A general contractor specializes in seeing a home remodel or repair project through from start to finish. To do this, the contractor works with the client - whether they are a homeowner or business - to nail down the scope of the work. Then he or she will turn to one or more subcontractors for specific tasks, like equipment operation, design, electrical work or whatever else is needed.
In essence, general contractors could be thought of as middlemen between a homeowner or business owner and any number of specialists. To get their money's worth, many assume they should just "cut out the middleman" and hire specialists directly, but this often proves more difficult in practice. General contractors won't be completing an entire project by themselves, but should have a long list of dependable experts who can work together and accomplish any task. They might also serve as the manager on the site of a construction project, overseeing workers and providing guidance and assistance when needed. For larger projects, though, the contractor might only handle administrative matters and employ a foreman or other professional for on-site supervision.
There are many general contractors who also specialize in certain tasks themselves. There is usually at least one general contractor on hand to organize the construction of an entire home, for example. But general contractors could also help a homeowner add an additional bedroom, build an in-ground pool or complete a major landscaping project. They could also work with a business to add or improve office space, whether that means making more room or converting a commercial building from a nail salon to a restaurant. Basically, if it's a job that involves building or repairing, a general contractor probably knows how to get it done.
No matter what the exact job may be, a contractor will probably need to accomplish several other essential tasks in pursuit of the ultimate goal, which may include:
Every general contractor performing any kind of work on a project must be licensed to do so in their state. The guidelines for the specifics on licensing vary from state to state. Some states might only require registration of contractors, which is different from licensing. Registration typically means that there must be a written record of what work is being performed and by whom, but it does not guarantee professional knowledge. Licensing, on the other hand, involves an examination process to assess professional competence.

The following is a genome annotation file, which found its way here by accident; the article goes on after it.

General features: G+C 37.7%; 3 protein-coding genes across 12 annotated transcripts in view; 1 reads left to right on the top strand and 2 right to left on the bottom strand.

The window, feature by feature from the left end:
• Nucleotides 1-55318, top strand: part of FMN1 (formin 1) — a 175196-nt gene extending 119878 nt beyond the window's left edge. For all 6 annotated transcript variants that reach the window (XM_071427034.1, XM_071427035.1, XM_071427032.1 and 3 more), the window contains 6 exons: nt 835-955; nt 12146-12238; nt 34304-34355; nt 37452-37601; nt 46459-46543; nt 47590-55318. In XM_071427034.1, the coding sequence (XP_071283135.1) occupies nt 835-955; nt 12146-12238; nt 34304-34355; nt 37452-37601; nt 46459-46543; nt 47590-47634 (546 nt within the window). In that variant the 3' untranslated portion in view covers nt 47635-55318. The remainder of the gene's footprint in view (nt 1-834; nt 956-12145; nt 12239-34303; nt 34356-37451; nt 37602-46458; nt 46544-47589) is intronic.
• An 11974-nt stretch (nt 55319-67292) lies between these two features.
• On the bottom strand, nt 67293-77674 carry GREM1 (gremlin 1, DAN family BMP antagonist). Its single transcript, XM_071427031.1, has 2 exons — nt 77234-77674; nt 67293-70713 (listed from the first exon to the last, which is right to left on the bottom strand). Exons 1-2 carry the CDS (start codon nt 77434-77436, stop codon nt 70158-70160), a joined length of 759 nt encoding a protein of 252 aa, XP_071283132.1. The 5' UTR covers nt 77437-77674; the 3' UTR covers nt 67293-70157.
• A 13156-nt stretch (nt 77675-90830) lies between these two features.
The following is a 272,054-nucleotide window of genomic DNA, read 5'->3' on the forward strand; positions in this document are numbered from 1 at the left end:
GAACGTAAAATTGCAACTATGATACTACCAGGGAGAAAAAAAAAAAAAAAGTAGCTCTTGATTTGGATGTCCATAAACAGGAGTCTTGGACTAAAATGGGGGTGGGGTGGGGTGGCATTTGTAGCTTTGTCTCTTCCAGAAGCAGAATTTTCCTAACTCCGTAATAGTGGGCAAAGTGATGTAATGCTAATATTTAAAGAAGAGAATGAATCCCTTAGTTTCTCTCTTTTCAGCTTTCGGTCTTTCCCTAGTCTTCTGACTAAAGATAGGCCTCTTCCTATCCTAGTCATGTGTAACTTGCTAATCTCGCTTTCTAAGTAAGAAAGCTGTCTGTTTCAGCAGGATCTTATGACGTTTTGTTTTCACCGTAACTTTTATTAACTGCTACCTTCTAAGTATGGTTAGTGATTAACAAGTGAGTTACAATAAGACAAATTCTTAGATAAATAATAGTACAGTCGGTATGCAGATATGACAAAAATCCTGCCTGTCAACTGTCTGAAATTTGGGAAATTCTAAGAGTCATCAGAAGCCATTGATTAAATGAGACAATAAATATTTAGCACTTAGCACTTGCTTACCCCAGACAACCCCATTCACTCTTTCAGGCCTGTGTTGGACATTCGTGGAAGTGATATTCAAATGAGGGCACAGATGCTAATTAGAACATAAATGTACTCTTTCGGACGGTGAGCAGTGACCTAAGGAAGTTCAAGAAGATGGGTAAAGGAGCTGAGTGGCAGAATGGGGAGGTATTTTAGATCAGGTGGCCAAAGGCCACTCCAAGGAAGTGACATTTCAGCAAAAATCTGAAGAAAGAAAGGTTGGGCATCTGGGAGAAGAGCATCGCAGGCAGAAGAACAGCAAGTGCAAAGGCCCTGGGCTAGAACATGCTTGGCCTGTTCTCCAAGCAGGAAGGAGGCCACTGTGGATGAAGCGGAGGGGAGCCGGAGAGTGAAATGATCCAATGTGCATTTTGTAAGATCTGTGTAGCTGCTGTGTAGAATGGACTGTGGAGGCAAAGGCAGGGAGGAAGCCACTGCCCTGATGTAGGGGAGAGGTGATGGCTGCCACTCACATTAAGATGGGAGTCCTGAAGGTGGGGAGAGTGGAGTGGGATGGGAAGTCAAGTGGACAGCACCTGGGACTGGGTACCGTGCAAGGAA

Whether your state requires licensing or registration of contractors, there should be a record of most professionals willing to complete certain projects in your area. Check your state or county website for more information. In states that require licensing, every licensed contractor's contact information is available online or from another public source.
Not every project needs to be completed by a licensed or registered contractor. If it's just a minor job that won't take more than a day or two, and will cost less than a few hundred dollars, it's likely not necessary to find a licensed or registered contractor. However, anything bigger or more expensive, or a project involving plumbing or electrical work, needs to be completed by a licensed or registered professional.
General contractors also must be covered by an insurance policy. This should include liability coverage for any property damage that could be inflicted in the course of a job. It should also include a worker's compensation policy in case anyone is injured on the job. Before hiring a contractor for anything, ask for written proof of this insurance to see exactly what is covered.
A number of trade associations for contractors in the U.S. exist. Some of the biggest include:
Most trade associations for general contractors will provide references for anyone looking to hire a contractor for a specific project. They may also provide a number of benefits for their members, including assistance with licensing, training, insurance and business development.
No matter what you need accomplished, you want to choose a contractor who can get the job done right at a reasonable price. Obviously, this is easier said than done, but there are a few steps you can take to ensure you find a trustworthy general contractor.
The first, and perhaps most reliable, way to find a general contractor is to ask friends and family members for a recommendation. If you know anyone who has had major work done on their home, particularly if it's a similar job, ask them who they hired and if they were pleased with the result. You could also ask neighbors about who they've hired if you notice work being done on their house. Many remodeling contractors post signs in front of homes to advertise their services. As a general rule, it's rarely a good idea to hire a contractor who solicits work by going door to door.